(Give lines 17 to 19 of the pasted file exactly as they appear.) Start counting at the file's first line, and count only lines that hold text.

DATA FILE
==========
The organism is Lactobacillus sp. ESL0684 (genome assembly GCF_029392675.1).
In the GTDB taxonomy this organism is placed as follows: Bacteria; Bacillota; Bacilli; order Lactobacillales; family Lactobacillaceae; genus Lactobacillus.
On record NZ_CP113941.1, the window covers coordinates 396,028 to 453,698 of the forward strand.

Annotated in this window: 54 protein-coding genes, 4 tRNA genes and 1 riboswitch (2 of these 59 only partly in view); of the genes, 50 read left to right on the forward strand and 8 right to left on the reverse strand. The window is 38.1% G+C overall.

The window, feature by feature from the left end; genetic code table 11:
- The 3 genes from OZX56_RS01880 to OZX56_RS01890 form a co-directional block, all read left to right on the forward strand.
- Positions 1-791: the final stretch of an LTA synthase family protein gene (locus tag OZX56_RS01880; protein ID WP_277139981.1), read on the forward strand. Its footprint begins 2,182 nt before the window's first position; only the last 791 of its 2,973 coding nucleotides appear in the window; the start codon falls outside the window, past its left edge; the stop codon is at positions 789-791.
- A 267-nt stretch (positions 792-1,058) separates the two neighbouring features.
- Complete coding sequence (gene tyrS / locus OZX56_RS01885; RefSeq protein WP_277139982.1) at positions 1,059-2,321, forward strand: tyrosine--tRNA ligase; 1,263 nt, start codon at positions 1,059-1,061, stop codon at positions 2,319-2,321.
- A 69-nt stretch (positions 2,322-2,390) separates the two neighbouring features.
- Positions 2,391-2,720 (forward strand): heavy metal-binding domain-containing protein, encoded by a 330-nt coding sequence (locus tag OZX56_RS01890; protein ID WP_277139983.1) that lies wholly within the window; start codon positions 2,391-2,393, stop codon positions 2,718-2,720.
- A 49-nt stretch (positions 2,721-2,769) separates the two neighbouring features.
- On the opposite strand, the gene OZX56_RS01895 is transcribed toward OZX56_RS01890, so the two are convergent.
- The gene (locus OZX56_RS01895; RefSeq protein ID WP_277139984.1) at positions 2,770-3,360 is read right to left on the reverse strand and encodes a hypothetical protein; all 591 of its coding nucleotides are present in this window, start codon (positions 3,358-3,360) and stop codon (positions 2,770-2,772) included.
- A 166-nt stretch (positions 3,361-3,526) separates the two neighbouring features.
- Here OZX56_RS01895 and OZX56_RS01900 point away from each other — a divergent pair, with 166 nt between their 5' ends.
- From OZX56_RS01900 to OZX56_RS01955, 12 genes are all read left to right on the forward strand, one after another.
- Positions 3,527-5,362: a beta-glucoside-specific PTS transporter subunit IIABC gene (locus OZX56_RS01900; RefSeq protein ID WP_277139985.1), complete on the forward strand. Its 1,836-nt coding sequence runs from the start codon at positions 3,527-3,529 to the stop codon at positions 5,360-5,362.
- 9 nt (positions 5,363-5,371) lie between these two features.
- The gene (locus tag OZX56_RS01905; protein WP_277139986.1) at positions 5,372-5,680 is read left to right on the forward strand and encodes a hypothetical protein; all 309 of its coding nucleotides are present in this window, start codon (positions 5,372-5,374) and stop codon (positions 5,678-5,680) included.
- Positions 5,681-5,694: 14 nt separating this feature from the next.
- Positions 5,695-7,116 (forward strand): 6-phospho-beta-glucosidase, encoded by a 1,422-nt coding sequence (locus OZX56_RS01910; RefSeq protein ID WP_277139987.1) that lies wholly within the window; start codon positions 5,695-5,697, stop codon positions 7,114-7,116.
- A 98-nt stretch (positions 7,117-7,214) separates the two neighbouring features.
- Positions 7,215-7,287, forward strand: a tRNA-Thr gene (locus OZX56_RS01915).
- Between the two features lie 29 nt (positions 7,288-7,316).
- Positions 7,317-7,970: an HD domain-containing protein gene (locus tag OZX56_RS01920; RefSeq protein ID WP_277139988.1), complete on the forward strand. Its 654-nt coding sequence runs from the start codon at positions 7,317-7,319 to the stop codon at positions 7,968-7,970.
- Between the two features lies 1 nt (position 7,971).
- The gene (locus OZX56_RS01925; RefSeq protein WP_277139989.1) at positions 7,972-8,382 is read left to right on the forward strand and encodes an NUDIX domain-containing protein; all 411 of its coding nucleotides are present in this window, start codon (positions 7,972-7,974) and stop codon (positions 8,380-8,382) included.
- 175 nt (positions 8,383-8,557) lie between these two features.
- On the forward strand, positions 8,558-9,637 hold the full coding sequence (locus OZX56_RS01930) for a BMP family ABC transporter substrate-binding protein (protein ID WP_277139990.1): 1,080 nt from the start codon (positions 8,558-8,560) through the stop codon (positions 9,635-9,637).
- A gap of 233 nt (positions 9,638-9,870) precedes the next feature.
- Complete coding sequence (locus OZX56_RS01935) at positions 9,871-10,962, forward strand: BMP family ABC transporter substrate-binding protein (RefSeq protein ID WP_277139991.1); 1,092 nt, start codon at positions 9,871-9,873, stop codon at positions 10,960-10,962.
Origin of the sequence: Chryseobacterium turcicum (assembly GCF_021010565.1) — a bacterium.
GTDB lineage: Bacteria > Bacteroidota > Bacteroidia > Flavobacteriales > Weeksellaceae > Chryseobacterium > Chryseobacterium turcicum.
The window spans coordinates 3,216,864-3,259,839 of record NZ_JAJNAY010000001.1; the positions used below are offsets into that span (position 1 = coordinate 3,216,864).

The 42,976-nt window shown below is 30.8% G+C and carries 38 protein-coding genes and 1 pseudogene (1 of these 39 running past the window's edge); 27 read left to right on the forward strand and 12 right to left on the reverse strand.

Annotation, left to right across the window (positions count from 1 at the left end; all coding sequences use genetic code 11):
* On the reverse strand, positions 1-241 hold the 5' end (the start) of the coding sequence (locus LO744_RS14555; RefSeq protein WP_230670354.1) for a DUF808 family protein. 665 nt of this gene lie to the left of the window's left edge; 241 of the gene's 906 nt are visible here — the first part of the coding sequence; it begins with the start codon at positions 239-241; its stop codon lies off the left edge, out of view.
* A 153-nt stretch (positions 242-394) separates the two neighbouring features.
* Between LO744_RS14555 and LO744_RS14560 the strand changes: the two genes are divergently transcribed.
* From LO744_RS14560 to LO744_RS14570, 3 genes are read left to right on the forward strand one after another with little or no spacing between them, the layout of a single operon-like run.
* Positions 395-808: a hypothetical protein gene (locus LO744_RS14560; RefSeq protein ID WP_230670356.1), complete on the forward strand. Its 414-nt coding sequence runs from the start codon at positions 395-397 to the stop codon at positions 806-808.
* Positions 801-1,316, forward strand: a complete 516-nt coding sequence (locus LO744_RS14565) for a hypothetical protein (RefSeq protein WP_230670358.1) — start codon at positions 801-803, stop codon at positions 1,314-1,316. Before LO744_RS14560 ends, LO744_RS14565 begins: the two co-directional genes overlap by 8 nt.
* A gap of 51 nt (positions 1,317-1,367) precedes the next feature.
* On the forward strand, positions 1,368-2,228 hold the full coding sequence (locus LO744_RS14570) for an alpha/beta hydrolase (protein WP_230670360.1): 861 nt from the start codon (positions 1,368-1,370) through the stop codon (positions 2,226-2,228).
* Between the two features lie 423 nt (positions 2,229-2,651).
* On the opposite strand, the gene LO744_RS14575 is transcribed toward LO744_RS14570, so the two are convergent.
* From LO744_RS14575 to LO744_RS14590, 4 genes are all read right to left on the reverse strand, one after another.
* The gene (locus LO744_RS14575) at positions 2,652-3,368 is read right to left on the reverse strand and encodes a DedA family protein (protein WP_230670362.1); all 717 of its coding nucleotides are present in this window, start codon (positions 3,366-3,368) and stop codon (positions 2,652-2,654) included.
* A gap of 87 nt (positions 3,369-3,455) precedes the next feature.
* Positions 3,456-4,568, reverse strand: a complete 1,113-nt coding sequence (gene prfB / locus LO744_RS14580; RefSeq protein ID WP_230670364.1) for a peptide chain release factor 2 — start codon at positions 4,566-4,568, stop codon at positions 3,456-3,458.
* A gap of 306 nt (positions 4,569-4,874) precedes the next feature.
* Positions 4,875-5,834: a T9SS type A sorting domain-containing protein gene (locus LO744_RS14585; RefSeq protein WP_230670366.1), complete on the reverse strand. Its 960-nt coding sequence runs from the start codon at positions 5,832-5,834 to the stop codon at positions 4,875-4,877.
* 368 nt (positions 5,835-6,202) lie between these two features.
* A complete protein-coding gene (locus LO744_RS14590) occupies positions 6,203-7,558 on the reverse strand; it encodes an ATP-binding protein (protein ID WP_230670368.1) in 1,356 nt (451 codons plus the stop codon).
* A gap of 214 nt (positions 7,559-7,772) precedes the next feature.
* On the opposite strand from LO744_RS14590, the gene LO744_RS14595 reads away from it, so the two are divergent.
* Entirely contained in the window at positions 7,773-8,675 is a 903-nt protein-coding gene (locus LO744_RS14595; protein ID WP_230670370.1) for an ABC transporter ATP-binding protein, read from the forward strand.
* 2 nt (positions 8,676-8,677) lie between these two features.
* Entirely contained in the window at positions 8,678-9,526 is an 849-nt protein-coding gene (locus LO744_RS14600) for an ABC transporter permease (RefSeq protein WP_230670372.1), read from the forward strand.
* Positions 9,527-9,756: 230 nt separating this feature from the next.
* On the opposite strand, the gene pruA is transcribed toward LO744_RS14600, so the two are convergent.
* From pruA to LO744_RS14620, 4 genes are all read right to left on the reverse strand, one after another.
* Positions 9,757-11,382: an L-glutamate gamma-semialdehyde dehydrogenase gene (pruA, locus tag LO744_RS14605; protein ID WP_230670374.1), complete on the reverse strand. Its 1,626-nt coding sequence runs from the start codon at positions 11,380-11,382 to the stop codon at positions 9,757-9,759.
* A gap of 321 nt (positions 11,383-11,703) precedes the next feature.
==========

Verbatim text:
- From OZX56_RS01900 to OZX56_RS01955, 12 genes are all read left to right on the forward strand, one after another.
- Positions 3,527-5,362: a beta-glucoside-specific PTS transporter subunit IIABC gene (locus OZX56_RS01900; RefSeq protein ID WP_277139985.1), complete on the forward strand. Its 1,836-nt coding sequence runs from the start codon at positions 3,527-3,529 to the stop codon at positions 5,360-5,362.
- 9 nt (positions 5,363-5,371) lie between these two features.